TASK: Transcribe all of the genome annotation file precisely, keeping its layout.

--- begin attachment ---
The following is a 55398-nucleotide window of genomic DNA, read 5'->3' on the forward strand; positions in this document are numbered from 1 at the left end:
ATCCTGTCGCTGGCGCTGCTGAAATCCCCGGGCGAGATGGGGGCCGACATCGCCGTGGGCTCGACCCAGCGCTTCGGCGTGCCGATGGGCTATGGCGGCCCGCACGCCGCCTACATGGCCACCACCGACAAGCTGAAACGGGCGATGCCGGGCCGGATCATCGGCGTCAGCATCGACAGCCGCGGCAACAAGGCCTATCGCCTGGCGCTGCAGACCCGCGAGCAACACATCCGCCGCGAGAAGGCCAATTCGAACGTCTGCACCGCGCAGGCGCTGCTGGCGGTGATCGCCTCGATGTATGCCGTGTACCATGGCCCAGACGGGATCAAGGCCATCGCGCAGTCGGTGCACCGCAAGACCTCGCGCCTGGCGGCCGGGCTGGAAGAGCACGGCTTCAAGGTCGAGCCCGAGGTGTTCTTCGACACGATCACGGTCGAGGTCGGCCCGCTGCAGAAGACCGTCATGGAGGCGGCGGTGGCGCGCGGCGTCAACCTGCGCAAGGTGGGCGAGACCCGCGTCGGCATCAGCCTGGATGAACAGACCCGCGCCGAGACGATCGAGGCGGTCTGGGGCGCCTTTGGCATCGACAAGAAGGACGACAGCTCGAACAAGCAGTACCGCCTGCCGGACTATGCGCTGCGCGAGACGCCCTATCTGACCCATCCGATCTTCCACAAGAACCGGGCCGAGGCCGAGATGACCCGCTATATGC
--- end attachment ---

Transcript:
The following is a 55398-nucleotide window of genomic DNA, read 5'->3' on the forward strand; positions in this document are numbered from 1 at the left end:
ATCCTGTCGCTGGCGCTGCTGAAATCCCCGGGCGAGATGGGGGCCGACATCGCCGTGGGCTCGACCCAGCGCTTCGGCGTGCCGATGGGCTATGGCGGCCCGCACGCCGCCTACATGGCCACCACCGACAAGCTGAAACGGGCGATGCCGGGCCGGATCATCGGCGTCAGCATCGACAGCCGCGGCAACAAGGCCTATCGCCTGGCGCTGCAGACCCGCGAGCAACACATCCGCCGCGAGAAGGCCAATTCGAACGTCTGCACCGCGCAGGCGCTGCTGGCGGTGATCGCCTCGATGTATGCCGTGTACCATGGCCCAGACGGGATCAAGGCCATCGCGCAGTCGGTGCACCGCAAGACCTCGCGCCTGGCGGCCGGGCTGGAAGAGCACGGCTTCAAGGTCGAGCCCGAGGTGTTCTTCGACACGATCACGGTCGAGGTCGGCCCGCTGCAGAAGACCGTCATGGAGGCGGCGGTGGCGCGCGGCGTCAACCTGCGCAAGGTGGGCGAGACCCGCGTCGGCATCAGCCTGGATGAACAGACCCGCGCCGAGACGATCGAGGCGGTCTGGGGCGCCTTTGGCATCGACAAGAAGGACGACAGCTCGAACAAGCAGTACCGCCTGCCGGACTATGCGCTGCGCGAGACGCCCTATCTGACCCATCCGATCTTCCACAAGAACCGGGCCGAGGCCGAGATGACCCGCTATATGC